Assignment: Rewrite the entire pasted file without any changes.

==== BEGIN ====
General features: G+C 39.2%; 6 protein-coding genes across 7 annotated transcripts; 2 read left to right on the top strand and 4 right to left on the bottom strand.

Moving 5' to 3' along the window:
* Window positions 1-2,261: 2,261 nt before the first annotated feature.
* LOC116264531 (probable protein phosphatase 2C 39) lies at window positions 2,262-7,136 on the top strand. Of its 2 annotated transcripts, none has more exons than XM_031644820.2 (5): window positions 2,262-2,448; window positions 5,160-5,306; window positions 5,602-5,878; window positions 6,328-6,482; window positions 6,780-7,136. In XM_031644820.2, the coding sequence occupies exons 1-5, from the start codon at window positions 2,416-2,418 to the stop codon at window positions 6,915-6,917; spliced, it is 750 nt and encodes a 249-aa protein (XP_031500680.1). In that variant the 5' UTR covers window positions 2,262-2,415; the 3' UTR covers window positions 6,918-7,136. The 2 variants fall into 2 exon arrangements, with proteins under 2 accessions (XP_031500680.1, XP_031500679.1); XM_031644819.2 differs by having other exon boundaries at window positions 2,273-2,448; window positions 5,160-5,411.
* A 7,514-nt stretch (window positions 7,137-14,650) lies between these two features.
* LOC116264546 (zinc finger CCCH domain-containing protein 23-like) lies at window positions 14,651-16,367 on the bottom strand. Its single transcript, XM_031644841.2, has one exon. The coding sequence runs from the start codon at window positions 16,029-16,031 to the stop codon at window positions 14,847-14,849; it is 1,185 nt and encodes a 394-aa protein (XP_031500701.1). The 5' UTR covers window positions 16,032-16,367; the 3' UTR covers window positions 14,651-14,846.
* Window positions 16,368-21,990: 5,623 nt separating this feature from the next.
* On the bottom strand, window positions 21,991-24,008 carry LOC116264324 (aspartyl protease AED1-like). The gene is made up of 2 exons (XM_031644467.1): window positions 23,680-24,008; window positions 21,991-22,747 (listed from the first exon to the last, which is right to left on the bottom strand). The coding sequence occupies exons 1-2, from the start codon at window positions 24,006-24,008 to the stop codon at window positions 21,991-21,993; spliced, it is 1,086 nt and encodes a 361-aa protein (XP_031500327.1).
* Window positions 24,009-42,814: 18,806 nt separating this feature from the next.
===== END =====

General features: G+C 39.2%; 6 protein-coding genes across 7 annotated transcripts; 2 read left to right on the top strand and 4 right to left on the bottom strand.

Moving 5' to 3' along the window:
* Window positions 1-2,261: 2,261 nt before the first annotated feature.
* LOC116264531 (probable protein phosphatase 2C 39) lies at window positions 2,262-7,136 on the top strand. Of its 2 annotated transcripts, none has more exons than XM_031644820.2 (5): window positions 2,262-2,448; window positions 5,160-5,306; window positions 5,602-5,878; window positions 6,328-6,482; window positions 6,780-7,136. In XM_031644820.2, the coding sequence occupies exons 1-5, from the start codon at window positions 2,416-2,418 to the stop codon at window positions 6,915-6,917; spliced, it is 750 nt and encodes a 249-aa protein (XP_031500680.1). In that variant the 5' UTR covers window positions 2,262-2,415; the 3' UTR covers window positions 6,918-7,136. The 2 variants fall into 2 exon arrangements, with proteins under 2 accessions (XP_031500680.1, XP_031500679.1); XM_031644819.2 differs by having other exon boundaries at window positions 2,273-2,448; window positions 5,160-5,411.
* A 7,514-nt stretch (window positions 7,137-14,650) lies between these two features.
* LOC116264546 (zinc finger CCCH domain-containing protein 23-like) lies at window positions 14,651-16,367 on the bottom strand. Its single transcript, XM_031644841.2, has one exon. The coding sequence runs from the start codon at window positions 16,029-16,031 to the stop codon at window positions 14,847-14,849; it is 1,185 nt and encodes a 394-aa protein (XP_031500701.1). The 5' UTR covers window positions 16,032-16,367; the 3' UTR covers window positions 14,651-14,846.
* Window positions 16,368-21,990: 5,623 nt separating this feature from the next.
* On the bottom strand, window positions 21,991-24,008 carry LOC116264324 (aspartyl protease AED1-like). The gene is made up of 2 exons (XM_031644467.1): window positions 23,680-24,008; window positions 21,991-22,747 (listed from the first exon to the last, which is right to left on the bottom strand). The coding sequence occupies exons 1-2, from the start codon at window positions 24,006-24,008 to the stop codon at window positions 21,991-21,993; spliced, it is 1,086 nt and encodes a 361-aa protein (XP_031500327.1).
* Window positions 24,009-42,814: 18,806 nt separating this feature from the next.